Dyslipidemia diagnosis is based on a serum lipid concentration which is measured in the morning on an empty stomach. It is important that there was no big difference in a weight change, because if you lost weight some of the fat is relocated from adipocytes to blood, and it does not correspond to clear picture of lipid concentration in serum. The inquiry of lipid status represents the measurement of total cholesterol, LDL, HDL, and triglycerides. Elevated values for total cholesterol are the ones > 6.28mmol/L, for LDL > 4.11 mmol/L, for triglycerides > 2.28 mmol/L while the concentration for HDL should be kept between 1.03 – 1.55 mmol/L.
Levels of lipids in bloodstream
If the total cholesterol is in range between 5.0 – 6.4 mmol/L the low hypercholesterolaemia is recognized
6.5 – 7.5 mmol/L indicates the moderate hypercholesterolaemia,
and concentration in blood >7.5 mmol/L represents the high hypercholesterolaemia
Desirable levels of cholesterol in blood are:
< 4.5 for people at high risk, and
< 4.0 for people at very high risk
recommended concentration for LDL is < 3 mmol/L
2.5 mmol/L for people who are at high risk, and
< 1,8 mmol/L for people under very high risk
recommended value for triglycerides in blood is < 1.7 mmol/L
Desirable levels for HDL are
> 1.0 mmol/L for men, and
> 1.3 mmol/L for women
You can’t really have a surplus of HDL. Here goes the rule – the more the better. Some people are even lucky enough to have a higher concentration of HDL intrinsically.
United States preventive services task force recommend:
- Checking your serum lipid levels on a regular basis if you are 45 or older female or 35 years or older male person. People with a risk for cardiovascular diseases should be treated according to test results.
- Blood tests are recommended to younger persons of 20 – 45 years for females and 20 – 40 years for males if they have cardiovascular disease risks. This includes persons with diabetes, family history of heart diseases in male relatives younger than 50 years or female relatives younger than 60 years, people with family history of hyperlipidemia or personal medical history of several heart disease factors (smoking, hypertension…).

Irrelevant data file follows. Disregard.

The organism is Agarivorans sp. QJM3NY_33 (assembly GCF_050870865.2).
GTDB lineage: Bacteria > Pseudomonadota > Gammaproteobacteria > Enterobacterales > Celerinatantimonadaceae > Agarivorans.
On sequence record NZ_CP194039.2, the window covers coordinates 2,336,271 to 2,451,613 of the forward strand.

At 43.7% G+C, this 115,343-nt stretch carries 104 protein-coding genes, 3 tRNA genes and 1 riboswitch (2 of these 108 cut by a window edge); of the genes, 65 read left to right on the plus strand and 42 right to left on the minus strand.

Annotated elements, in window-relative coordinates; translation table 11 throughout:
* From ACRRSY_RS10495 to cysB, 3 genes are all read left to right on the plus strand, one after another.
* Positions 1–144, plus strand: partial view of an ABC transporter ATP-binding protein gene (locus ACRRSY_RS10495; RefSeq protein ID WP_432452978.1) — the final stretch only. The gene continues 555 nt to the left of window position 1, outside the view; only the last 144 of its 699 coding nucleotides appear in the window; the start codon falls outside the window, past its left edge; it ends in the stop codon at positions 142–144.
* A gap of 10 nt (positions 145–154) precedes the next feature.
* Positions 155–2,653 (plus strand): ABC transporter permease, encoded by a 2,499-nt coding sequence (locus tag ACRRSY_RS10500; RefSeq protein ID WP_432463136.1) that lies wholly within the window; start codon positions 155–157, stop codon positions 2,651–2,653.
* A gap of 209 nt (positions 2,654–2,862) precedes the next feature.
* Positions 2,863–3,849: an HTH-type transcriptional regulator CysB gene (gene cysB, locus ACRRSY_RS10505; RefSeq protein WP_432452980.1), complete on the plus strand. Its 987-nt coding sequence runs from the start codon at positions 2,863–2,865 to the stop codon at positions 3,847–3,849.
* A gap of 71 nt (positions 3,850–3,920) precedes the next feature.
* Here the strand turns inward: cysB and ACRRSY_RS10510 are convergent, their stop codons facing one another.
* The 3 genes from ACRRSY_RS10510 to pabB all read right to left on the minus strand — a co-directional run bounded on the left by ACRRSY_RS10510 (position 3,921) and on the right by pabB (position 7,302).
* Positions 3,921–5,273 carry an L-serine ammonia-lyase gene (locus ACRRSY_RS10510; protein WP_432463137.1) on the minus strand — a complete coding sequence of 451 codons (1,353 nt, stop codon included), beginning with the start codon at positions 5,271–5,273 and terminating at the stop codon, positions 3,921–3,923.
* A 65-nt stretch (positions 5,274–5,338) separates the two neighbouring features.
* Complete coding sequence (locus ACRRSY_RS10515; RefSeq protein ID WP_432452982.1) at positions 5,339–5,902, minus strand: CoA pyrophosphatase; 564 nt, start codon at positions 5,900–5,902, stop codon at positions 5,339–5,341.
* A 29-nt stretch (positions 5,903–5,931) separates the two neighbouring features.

- There are no recommendations for stopping the
testingat a particular age or lifestyle.
- Testing should be conducted even for the older people who had never done any testing, although the sequential testing is not needed because the lipid levels will not increase so much after the age of 65.
- The optimal time range between two testing is not definitely specified, but it’s usually done on every 5 years, with narrower intervals in case of patients with abnormal levels and with wider intervals with low risk or normal serum lipid levels.
Primary types of dyslipidemia are caused by one or multiple gene mutation which changes the way of apolipoprotein production or elimination. Specifically to hyperproduction and inadequate elimination of LDL as well as triglycerides, and hypoproduction or over-elimination of HDL. The doctors suspect primary dyslipidemia when a family history of early diagnosed atherosclerosis exists, atherosclerosis has appeared before the age of 60, or the cholesterol levels are > 6.2 mmol/L. There are various possibilities in gene changes, but these changes appear in children almost every time, rarer in older age.
Secondary dyslipidemia comes in older age, and it is caused by various reasons. The main one is a sedentary way of life and an unhealthy diet with a lot of cholesterol, saturated fats, and trans fats income. Trans fats are an utterly bad thing. They have no nutritional value but are often used in the processed food industry. They are made by adding H atoms in unsaturated fats which changes the appearance of the chemical structure. They have a big potential for causing atherosclerosis and should be avoided by any chance mean. The other causes include diabetes (increases the VLDL apolipoprotein synthesis in the liver), obesity, lipodystrophy, renal insufficiency, hepatitis, low thyroid hormones, and some drugs.